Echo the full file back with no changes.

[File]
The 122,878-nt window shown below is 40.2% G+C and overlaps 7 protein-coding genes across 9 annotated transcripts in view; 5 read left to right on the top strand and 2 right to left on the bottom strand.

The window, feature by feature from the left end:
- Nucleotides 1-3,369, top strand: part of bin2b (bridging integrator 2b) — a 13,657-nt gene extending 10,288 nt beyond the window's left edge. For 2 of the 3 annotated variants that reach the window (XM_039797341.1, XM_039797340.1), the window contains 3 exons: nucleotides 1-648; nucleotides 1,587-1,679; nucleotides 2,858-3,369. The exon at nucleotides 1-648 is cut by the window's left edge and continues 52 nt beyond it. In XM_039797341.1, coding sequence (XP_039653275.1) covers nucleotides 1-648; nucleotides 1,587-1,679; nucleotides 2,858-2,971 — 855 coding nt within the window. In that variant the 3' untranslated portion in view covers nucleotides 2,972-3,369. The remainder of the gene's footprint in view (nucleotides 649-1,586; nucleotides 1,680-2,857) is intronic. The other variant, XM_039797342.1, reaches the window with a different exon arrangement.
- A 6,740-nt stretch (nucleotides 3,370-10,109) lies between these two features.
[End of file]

The 122,878-nt window shown below is 40.2% G+C and overlaps 7 protein-coding genes across 9 annotated transcripts in view; 5 read left to right on the top strand and 2 right to left on the bottom strand.

The window, feature by feature from the left end:
- Nucleotides 1-3,369, top strand: part of bin2b (bridging integrator 2b) — a 13,657-nt gene extending 10,288 nt beyond the window's left edge. For 2 of the 3 annotated variants that reach the window (XM_039797341.1, XM_039797340.1), the window contains 3 exons: nucleotides 1-648; nucleotides 1,587-1,679; nucleotides 2,858-3,369. The exon at nucleotides 1-648 is cut by the window's left edge and continues 52 nt beyond it. In XM_039797341.1, coding sequence (XP_039653275.1) covers nucleotides 1-648; nucleotides 1,587-1,679; nucleotides 2,858-2,971 — 855 coding nt within the window. In that variant the 3' untranslated portion in view covers nucleotides 2,972-3,369. The remainder of the gene's footprint in view (nucleotides 649-1,586; nucleotides 1,680-2,857) is intronic. The other variant, XM_039797342.1, reaches the window with a different exon arrangement.
- A 6,740-nt stretch (nucleotides 3,370-10,109) lies between these two features.